A black IPA from Shindigger, preceded a strong mild from North Riding and they were certainly not short of flavour, neither were Quantum 'UK Light' nor First Chop 'SYL'. I was a little disappointed by Steel City 'Troika' which was overly smokey for my taste, but the real stars were the two strongest beers on the bar, and both brewed in God's Own County.

Rat Brewery 'Ratmospheric' was a 6.5% New Zealand IPA, and it supplied all the hop hit one would expect from a Rat beer and Nelson and Waimea hops, a real gem. But it was overhauled by my final beer, a massive 8.4% Double IPA from Five Towns called 'May Day' - one of my beers of the year, let alone the festival. Lots of hops, and very well balanced, just a shame about the strength which precludes drinking pints of it !

Anyway, that was the end of my tickets, so home time beckoned. I was very impressed with the festival, which it is rumoured may become an annual event. Hopefully it will, and I will be making a note in my diary for the next one.The idea of East v West also worked well, giving us a chance to sample beers from both sides of the Pennines and compare and contrast. I am not sure who produces the better beer overall but as|I have imtimated above my winner was a Yorkshire brew, well done Malcolm !

A virtual tour of East vs West Fest (Day One)

Yesterday the East vs West Fest got underway at The Red Shed.
I've written about the festival - which continues today (Saturday) in Wakefield - at length before so I will keep this short and sweet.
Last night I was pleased to see a veritable who's who of local beer drinkers and some London based folk at Vicarage Street, which is just downhill from Wakefield Cathedral.
Work and other commitments meant my session was all too brief but that didn't spoil my experience one jot.
Far from it, this  was - and I know I am biased as my friend Malcolm Bastow, from Five Towns Brewery, has organised it  - one of the friendliest festivals I've been to for a while.
It reminded me very much in atmosphere and layout of festivals at The Navigation Tavern at Mirfield (who coincidentally have an upcoming festival from May 28 to May 31). 
At The Red Shed there is a main bar area serving guest beers, while the festival is in an adjoining room. It's £5 entry to the festival which uses a beer ticket system. But you can pay cash for the wonderful pumpkin porter casserole!
I sampled four or five beers at East vs West Fest, where you can drink thirds.
My picks were Marble's Spring and North Riding's The Hunter's Dream - a strong mild.
I promised I'd keep this brief so please have a look at the pump clip video and picture from @Gingerbeerking.
They tells you all you need to know. For tasting notes please click: here 
If you are a viewing this article through a smart phone and are having trouble viewing the embedded video then please click this YouTube link

Tuesday, May 12, 2015

Brewing a tribute to Maggie

The Bloke from Hull writes...
In early November Dale Palmer from the Imperial Brewery at Mexborough contacted me asking if I would come along to the brewery to collaborate with him to brew a couple of beers for his club’s “New Brewery” beer festival in December. One was to be a Christmas beer brewed on the main kit whilst the other was to be a special on the pilot plant to celebrate the life of my late partner Maggie. 
I originally got to know Dale as I sometimes called into the club for a few pints whilst breaking my return journeys to Hull when visiting my Mum in Sheffield. The club soon had a brewery and it was a pleasure to call in to try the latest creations. One in particular sticks in my mind – Hop Monster which most certainly lived up to its name. It was a beautiful beer not for the faint hearted but definitely a must for hopheads like me. Wowee!! Thereafter I additionally attended Dale’s regular new brewery beer festivals at the club and was only too pleased to sometimes assist with information to secure new and interesting beers.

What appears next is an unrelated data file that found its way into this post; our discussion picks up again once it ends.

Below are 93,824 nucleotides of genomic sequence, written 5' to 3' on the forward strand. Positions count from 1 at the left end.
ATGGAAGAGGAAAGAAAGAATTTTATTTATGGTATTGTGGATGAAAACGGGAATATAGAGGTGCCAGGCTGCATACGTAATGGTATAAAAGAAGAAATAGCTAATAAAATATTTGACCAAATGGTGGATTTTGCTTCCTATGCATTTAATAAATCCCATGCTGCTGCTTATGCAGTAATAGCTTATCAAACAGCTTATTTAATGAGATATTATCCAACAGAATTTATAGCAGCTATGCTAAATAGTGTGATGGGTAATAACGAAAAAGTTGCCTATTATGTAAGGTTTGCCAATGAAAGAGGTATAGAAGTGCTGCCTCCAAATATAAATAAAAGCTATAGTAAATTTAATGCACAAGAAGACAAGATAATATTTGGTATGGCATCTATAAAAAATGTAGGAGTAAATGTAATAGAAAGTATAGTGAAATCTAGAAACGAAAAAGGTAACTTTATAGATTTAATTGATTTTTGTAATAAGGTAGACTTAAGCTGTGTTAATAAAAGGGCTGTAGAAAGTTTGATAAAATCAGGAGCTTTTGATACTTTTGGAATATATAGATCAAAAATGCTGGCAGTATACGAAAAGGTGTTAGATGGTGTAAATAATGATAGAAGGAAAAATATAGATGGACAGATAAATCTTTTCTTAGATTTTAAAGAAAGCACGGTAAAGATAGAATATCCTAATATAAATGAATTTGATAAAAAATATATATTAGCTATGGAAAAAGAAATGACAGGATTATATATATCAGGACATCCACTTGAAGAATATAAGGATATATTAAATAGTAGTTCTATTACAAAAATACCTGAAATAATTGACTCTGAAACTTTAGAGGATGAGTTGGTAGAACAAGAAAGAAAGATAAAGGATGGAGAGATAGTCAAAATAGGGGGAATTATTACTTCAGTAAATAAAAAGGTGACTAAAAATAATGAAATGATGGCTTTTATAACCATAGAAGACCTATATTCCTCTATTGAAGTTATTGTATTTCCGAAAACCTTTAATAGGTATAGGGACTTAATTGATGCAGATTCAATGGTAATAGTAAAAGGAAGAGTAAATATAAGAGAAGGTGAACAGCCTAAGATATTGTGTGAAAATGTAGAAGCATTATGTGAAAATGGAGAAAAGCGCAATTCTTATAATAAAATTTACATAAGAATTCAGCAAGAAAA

And so to brew day: Wednesday, 19th November, 19. We had discussed possible recipes previously but not finalised anything and so we made it up there and then, although, I suspect that Dale’s experience guided us towards something suitable as opposed to the tangential offerings my head had dreamed up. 
In decreasing quantity order, Maris Otter, Lager, Vienna, Caramalt and Crystal Rye malts were added to the hot liquor in the mash tun and sparged for 75 minutes. The resulting wort was then transferred to the copper. Hops were then added at various intervals for bittering and aroma, namely Columbus, Simcoe, Chinook and a substantial quantity of Topaz.
After a 60 minute boil the wort was transferred via heat exchanger to the fermenting vessel where the yeast was pitched in. A small quantity was diverted off to the mini kit for the one-off Marvellous Maggie where more hops (Mount Hood, Nugget, Perle, and Warrior) were added to make something rather special.
After a busy day with Dale all there was for me to do as quality controller was nowt but retire gracefully (a first time for everything) and wait for the beers appear at the Imperial Beer festival a few weeks later.
The day of truth duly arrived on December 6 and with trepidation at first, I ordered one each of Spirit of Christmas and Marvellous Maggie. I need not have worried. Both weighed in at 6% ABV and fittingly packed powerful punches with the latter being a right hop bomb of a beer. A fine tribute indeed!
Later that month, the Spirit of Christmas appeared on the bars of some more of my favourite drinking establishments – most notably The Chequers Micropub in Beverley, The Butchers Dog in Driffield and The Market Place Deli in Doncaster. 
Thanks to Dale for coming up with and executing the idea (rather than me) and for his patience.